RANGER AGAINST WAR: Coyote Beautiful <

Sunday, February 28, 2010

Coyote Beautiful

Coyotes are caught, caged and held before facing a cruel death.
By law, exits must be provided, but they are often blocked

Whenever the pressure of our complex city life

thins my blood and numbs my brain,

I seek relief in the trail;

and when I hear the coyote wailing to the yellow dawn,

my cares fall from me - I am happy

--Hamlin Garland


Where did the concept of "coyote ugly" arise? Coyotes are actually beautiful animals adapted by nature to fill an ecological niche. They exists because nature dictates they exist; their purpose is clear.

Yet in Florida there is a brutal practice of penning foxes and coyotes in enclosures from which they cannot escape, and then setting dogs upon them to maul and kill them in front of rapt spectators. The
Florida Fish and Wildlife Conservation Commission decided last month to temporarily suspend the practice while they draft rules guiding the enclosures. Some who appeared at the meeting called these "hunts" a "way of life" and a "heritage", but it surely not the coyote's heritage.

From an editorial in the Tallahassee Democrat by the state director of the Humane Society of the United States:

"Florida residents continue to be shocked by the brutality of fox pens in their communities. Last year, neighbors to a pen witnessed dozens of coyotes crowded against a fence. The neighbors looked at the pen in confusion, until they saw dogs with numbers painted on their sides ripping into a cornered coyote. The neighbors spent the next year taking photographs of wounded coyotes and listening to animals dying inside the pen.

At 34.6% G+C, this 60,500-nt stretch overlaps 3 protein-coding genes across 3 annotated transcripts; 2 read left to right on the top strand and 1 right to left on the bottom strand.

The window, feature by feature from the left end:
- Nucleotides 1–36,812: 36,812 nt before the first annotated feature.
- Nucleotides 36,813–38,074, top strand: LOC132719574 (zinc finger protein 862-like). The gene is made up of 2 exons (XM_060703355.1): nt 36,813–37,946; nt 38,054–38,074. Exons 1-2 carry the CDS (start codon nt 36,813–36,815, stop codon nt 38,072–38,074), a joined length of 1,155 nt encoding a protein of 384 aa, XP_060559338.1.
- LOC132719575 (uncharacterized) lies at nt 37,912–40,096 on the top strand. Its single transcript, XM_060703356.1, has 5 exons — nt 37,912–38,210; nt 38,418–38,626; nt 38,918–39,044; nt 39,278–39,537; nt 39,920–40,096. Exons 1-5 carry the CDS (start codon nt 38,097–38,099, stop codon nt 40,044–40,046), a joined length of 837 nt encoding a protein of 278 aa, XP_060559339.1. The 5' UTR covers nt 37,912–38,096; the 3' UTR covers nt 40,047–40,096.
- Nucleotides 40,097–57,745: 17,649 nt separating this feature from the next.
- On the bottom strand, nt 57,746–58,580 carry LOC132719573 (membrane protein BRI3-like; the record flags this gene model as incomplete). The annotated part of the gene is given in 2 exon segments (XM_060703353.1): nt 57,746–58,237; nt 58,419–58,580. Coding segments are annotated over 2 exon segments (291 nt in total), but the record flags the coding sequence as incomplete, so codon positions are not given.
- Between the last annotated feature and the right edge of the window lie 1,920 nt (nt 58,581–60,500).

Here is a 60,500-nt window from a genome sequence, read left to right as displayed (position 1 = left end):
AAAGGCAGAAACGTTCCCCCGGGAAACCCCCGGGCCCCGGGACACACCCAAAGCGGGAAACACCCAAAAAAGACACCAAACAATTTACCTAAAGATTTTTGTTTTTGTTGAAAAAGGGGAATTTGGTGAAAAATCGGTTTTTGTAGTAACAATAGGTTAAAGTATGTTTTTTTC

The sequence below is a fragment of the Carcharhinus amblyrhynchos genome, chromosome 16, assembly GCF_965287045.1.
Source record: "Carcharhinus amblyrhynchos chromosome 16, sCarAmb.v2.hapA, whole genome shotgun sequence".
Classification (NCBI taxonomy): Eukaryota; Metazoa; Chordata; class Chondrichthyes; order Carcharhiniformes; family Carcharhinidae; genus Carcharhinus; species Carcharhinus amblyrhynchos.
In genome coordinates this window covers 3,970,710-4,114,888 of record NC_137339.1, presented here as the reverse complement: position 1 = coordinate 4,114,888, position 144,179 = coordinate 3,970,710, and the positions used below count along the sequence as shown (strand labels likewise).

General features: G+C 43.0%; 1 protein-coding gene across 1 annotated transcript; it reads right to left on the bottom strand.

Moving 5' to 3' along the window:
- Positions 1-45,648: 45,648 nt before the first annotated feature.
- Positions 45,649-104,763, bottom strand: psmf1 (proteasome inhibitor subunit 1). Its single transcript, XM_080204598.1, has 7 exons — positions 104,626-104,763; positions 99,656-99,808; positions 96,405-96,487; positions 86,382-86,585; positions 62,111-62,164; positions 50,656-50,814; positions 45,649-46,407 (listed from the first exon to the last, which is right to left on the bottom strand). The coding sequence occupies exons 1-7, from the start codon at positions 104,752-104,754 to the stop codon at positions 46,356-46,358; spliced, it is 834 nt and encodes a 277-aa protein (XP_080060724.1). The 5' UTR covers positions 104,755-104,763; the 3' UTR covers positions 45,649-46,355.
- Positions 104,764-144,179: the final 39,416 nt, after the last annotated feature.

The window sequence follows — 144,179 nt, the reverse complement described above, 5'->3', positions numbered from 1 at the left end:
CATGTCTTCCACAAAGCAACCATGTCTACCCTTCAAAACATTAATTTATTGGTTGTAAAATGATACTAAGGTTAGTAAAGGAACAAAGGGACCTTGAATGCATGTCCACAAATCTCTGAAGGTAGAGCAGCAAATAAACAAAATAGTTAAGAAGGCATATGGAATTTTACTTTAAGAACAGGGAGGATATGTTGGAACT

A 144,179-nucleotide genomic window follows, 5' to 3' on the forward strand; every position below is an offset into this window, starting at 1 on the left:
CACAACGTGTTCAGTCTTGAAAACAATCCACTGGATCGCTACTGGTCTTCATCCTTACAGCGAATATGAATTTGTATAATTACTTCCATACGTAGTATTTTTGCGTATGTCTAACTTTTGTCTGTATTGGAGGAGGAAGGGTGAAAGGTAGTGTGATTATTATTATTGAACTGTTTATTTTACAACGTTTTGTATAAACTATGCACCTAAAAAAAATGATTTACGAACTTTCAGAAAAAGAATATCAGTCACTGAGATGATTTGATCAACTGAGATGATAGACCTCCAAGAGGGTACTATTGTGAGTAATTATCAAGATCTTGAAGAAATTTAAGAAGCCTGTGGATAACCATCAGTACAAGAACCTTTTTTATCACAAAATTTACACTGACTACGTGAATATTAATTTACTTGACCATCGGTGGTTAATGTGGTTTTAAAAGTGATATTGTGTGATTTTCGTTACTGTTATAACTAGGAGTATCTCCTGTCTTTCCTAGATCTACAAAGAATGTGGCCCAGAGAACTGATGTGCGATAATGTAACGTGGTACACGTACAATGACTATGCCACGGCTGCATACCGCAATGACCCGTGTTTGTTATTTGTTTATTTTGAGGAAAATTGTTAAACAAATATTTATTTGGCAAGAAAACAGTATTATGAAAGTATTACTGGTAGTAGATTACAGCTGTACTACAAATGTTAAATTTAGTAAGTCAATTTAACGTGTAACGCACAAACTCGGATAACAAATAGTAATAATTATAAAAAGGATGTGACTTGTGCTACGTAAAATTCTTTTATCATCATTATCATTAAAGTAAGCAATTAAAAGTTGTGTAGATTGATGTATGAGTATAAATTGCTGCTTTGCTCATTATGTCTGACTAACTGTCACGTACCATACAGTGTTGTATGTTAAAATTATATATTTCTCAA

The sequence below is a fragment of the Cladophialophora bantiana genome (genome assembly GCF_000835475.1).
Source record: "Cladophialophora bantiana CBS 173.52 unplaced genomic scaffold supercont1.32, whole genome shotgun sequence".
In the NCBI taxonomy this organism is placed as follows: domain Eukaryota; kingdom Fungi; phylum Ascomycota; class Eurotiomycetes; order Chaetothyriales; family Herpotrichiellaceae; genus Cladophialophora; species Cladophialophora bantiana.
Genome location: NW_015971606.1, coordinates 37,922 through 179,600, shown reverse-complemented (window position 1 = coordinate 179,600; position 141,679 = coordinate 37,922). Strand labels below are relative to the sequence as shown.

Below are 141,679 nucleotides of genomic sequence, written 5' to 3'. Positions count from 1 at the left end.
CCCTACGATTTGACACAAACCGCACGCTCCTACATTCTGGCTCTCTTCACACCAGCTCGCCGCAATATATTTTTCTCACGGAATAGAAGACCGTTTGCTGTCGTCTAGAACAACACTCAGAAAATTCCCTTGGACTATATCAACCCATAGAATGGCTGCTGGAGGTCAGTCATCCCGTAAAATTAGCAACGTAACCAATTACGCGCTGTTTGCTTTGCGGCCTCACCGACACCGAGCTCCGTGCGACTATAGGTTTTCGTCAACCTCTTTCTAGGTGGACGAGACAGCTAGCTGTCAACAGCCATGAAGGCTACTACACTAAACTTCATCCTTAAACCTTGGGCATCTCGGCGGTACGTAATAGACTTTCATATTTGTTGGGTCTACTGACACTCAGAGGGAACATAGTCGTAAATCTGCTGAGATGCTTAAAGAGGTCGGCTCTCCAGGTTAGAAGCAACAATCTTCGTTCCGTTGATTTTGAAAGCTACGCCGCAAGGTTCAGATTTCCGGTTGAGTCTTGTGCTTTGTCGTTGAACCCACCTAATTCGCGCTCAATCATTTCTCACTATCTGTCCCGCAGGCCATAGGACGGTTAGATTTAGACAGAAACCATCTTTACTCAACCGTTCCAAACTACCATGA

"As far back as 1990, a neighbor to one pen contacted The Humane Society of the United States and said, 'They turn the fox or coyote loose and then four of five dogs chase the animal until it drops from exhaustion … They either kill it or maim it up so bad it dies an agonizing death.' Another Florida resident wrote us stating that he was a hunter, and make no mistake, what went on next door to him in a 600-acre pen was a bloody spectacle as bad as any dogfight (Fox pens still spell animal cruelty that must end)."

The stocked and penned hunting and brutality of the kill is a part of the problem. Underlying this is is the mindset of many people Ranger knows who would kill a coyote or fox given the chance. The most common rejoinder given is, 'They're PREDATORS!" Well, we don't shoot attorneys, politicians or investment bankers, do we?

February 2010's
Outdoor Life fronted it's cover with the ebullient, "Take 100 Coyotes This Season -- Calls, Stands, Tactics and Gear." They interview members of the "Century Club" who "routinely bag 100 coyotes a season," who recommend electronic callers and GPS systems, among other ploys, as "more people get interested in hunting coyotes, you have to get farther and father away ..." "Stay on stand" and "Find the water -- remote springs are killer spots." Reading about the scopes and weaponry and "pulverizing the target," and giant men decked out in full hunting regalia posed with these dead, scrappy beasts at their feet is really too much.

When the predators are gone, who will balance nature? Man is the greatest predator of all, via his mechanized weaponry. But he is not so large that he cannot be felled by a planet too far out of balance, and by the tiniest of biological threats.

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Blogger The Minstrel Boy said...

that is a disgusting practice. i'm glad that folks are putting a stop to it.

despite the hue and cry that arises over presumed predation, when you try to pin the haters down, most of them can't come up with a single incident of wolf or coyote predation that did more than inconvenience a rancher or two.